Ah, health insurance. If you have a job that pays for your health insurance and have never had to deal with the insurance companies directly maybe you get a warm, fuzzy feeling when thinking about the security of your health insurance. For those of us who have gone through cancer treatment or who are self employed and have had to navigate this ultra confusing world by ourselves it most likely strikes fear in your heart. I can hear the collective sighs of all of us who have been through the ringer when it comes to health insurance companies.
Let me backtrack a little. I was sitting on my bed after coming home from my appointment with the first oncologist that I was recommended to. (I ended up getting second and third opinions and choosing the third doctor. I believe very strongly in getting at least a second opinion especially when you've been diagnosed with a serious disease.) The first oncologist had me convinced that radiation was a likely part of my treatment along with the requisite six months of chemotherapy for the Hodgkin's Lymphoma that I had just been diagnosed with. The other two oncologists said that they would avoid it at all costs, unless absolutely necessary. I'm not saying that the first oncologist was wrong, she obviously was giving me the right information but the other two oncologists presented it in a way that didn't make it seem as scary or as inevitable. They let me know it was certainly a possibility but it definitely wasn't absolute. I chose the third doctor that I met because I needed a smart, compassionate doctor that I could talk to and ask any questions of and I didn't settle until I found that doctor. It's so important that you're comfortable with your doctor and that you feel like you're being heard no matter how insignificant you may feel your questions are at times. When you're diagnosed with cancer it's like being dropped off on a foreign planet, alone. Everything is different and your doctor is your tour guide. Nothing is ever the same again and you depend on them to navigate this new world.
So there I was, sitting on my bed, getting ready to make some phone calls. I made a lot of phone calls from my bedroom. My children were small at the time, my daughter was seven years old and my son was three. Although I didn't know how much they would understand I didn't want them to hear every little phone call about cancer, cancer, cancer, until I knew exactly what was going on. My husband and I needed some time to know exactly how much and exactly what we would tell them. So as my head was swimming I stared at the four prescriptions spread out on my bed just staring back at me, all for testing required before I was to start chemo. One for a heart scan, one for a lung function test, one for a PET/CT scan and one for a port. My first phone call was to our health insurance company for pre-approval (cue scary music). No really, think Norman Bates scary.
The representative that I spoke to from the insurance company was very nice as she expressed that she was sorry to hear about my diagnosis. She began to tell me what testing was covered and then the hammer dropped. It went something like this: "We cover most of the testing that you just mentioned but we don't cover chemotherapy." Talk about being kicked when you're down. I had just been diagnosed, I didn't know what stage the cancer was at, I had a family at home that I wanted to live for and now what? Despair set in, that's what. I knew it wasn't her fault but all I could think was you mean to tell me that the insurance that my husband and I work hard to pay for doesn't cover chemo for my very treatable cancer? Rip-off insurance say what?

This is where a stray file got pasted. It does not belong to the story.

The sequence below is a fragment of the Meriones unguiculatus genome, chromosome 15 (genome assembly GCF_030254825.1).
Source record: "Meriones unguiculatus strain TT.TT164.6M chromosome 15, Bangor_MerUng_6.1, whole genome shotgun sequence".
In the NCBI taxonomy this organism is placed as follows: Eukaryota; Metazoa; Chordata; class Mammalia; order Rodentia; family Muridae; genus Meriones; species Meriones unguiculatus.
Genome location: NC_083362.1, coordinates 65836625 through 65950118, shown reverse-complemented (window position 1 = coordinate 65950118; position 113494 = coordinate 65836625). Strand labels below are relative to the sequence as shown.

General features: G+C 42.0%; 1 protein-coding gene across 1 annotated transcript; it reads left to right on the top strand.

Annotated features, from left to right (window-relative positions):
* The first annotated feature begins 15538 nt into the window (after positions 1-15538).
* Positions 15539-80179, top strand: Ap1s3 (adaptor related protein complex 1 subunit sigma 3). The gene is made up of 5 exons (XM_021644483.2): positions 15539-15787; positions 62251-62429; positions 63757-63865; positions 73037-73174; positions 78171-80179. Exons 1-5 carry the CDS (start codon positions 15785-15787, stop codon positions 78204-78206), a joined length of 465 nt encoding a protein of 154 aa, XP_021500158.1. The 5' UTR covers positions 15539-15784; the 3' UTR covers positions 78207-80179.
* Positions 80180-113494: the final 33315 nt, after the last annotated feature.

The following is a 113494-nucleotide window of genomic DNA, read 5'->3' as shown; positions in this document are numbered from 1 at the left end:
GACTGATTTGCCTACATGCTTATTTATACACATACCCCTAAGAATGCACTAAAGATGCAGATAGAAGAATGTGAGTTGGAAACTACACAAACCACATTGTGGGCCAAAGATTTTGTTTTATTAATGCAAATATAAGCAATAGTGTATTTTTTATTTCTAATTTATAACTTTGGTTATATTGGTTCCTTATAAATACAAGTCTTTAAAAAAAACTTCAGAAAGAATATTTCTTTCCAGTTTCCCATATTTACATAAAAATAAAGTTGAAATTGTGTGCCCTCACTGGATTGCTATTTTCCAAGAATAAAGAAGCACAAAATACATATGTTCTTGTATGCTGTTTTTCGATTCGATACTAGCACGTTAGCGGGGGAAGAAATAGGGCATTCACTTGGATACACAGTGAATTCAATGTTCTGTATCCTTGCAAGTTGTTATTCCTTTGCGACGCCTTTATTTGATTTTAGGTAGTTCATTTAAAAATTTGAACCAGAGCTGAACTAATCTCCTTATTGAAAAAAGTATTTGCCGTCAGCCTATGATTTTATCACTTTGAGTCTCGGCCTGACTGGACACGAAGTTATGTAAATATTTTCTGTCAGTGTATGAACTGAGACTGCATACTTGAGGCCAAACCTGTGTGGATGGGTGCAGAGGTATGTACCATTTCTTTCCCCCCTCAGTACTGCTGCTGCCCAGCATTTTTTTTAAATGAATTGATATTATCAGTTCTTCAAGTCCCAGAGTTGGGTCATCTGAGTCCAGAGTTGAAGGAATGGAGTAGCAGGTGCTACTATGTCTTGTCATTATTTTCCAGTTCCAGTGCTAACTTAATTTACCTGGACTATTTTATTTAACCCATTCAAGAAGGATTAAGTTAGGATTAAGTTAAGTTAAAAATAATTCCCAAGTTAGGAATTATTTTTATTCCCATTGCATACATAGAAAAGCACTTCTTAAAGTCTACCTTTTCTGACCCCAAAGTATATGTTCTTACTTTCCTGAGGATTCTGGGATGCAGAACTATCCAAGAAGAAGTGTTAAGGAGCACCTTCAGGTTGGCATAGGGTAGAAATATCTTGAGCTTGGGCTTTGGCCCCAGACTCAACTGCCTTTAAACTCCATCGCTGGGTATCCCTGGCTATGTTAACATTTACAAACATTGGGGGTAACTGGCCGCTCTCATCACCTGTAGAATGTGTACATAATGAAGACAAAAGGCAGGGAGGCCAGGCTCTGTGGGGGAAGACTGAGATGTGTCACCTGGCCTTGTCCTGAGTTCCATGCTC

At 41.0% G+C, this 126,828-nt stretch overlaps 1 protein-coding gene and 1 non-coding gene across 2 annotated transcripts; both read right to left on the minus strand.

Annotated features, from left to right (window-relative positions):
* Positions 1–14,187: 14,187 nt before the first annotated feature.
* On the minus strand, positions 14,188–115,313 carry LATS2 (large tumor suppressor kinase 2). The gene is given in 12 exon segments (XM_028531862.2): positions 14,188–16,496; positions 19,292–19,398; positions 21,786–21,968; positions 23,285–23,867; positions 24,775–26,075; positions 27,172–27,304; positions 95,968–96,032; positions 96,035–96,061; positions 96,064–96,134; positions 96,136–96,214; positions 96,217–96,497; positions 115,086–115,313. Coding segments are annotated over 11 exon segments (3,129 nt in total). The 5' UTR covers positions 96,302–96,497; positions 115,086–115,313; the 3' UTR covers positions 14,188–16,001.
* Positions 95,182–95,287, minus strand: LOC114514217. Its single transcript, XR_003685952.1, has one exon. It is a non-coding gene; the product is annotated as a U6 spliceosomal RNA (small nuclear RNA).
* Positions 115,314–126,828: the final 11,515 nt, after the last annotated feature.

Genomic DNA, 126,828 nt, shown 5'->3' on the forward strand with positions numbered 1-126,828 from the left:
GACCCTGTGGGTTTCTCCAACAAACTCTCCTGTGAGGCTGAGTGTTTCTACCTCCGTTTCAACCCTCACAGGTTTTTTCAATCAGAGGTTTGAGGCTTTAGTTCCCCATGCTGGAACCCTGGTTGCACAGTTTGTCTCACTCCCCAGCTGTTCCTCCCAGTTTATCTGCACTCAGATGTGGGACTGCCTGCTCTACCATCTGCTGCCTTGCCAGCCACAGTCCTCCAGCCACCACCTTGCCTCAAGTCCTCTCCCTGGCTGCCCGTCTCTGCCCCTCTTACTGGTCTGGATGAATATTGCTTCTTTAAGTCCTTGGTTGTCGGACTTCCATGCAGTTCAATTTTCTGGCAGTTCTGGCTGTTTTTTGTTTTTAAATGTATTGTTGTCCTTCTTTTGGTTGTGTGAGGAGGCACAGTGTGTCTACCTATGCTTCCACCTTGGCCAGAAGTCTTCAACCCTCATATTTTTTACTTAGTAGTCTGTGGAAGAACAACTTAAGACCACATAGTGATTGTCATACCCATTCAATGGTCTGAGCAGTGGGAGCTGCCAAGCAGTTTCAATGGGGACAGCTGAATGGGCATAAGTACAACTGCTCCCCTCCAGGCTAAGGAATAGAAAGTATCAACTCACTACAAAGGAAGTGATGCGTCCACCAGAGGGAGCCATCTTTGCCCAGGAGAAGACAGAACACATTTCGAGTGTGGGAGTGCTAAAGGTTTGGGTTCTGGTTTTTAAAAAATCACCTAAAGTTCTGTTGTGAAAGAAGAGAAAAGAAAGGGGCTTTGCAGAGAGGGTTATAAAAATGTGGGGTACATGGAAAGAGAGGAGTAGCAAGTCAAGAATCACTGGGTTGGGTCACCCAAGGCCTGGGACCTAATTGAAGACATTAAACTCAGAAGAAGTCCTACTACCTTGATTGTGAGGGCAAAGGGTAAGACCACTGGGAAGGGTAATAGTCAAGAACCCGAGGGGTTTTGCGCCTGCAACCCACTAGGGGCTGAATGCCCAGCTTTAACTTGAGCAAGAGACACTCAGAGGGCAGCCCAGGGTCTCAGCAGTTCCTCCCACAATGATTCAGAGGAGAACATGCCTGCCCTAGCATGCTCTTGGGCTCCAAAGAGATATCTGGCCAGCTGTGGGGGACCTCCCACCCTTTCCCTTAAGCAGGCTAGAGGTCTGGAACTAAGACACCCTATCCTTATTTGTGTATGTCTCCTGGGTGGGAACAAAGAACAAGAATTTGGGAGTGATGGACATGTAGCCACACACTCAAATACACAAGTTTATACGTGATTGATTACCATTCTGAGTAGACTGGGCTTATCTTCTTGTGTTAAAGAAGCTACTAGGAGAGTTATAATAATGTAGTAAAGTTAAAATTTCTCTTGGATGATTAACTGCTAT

My husband was still building his landscaping business at the time and we were getting by financially. We certainly wouldn't be able to pay for treatment out of pocket (I'm not sure there are many people who could). My main job is raising our children but I also work part time from home doing medical transcription (that's a fancy term for typing out doctor's reports). So we were doing the best we could not unlike most young families. We were both working and we had the health insurance we could afford which unbeknownst to us translated to "super crappy insurance." We knew it wasn't top of the line but we had no idea that it was this bad. Who thinks to ask what disease might or might not be covered when getting health insurance? You just assume that you pay a lot of money and the coverage is going to be there for you if and when you need it. Um... wrong!
Thankfully I knew enough that you could find programs that would still treat you if you were having financial issues. I told my doctor what was going on and he and his team helped me get set up as a clinic patient for those of us who find ourselves "underinsured" or with other financial issues. As a result most treatment related expenses were covered.
I know that health insurance is a huge hot button topic in our country and I don't have the answers. What I do know is this, health insurance is a right not a privilege. When you're literally fighting for your life you shouldn't have the added stress of worrying about whether or not you can afford to get the treatment that you need. People shouldn't have to die from treatable diseases because they can't afford to get treatment. I look forward to the day that health insurance companies actually care about our health more than their bottom line.
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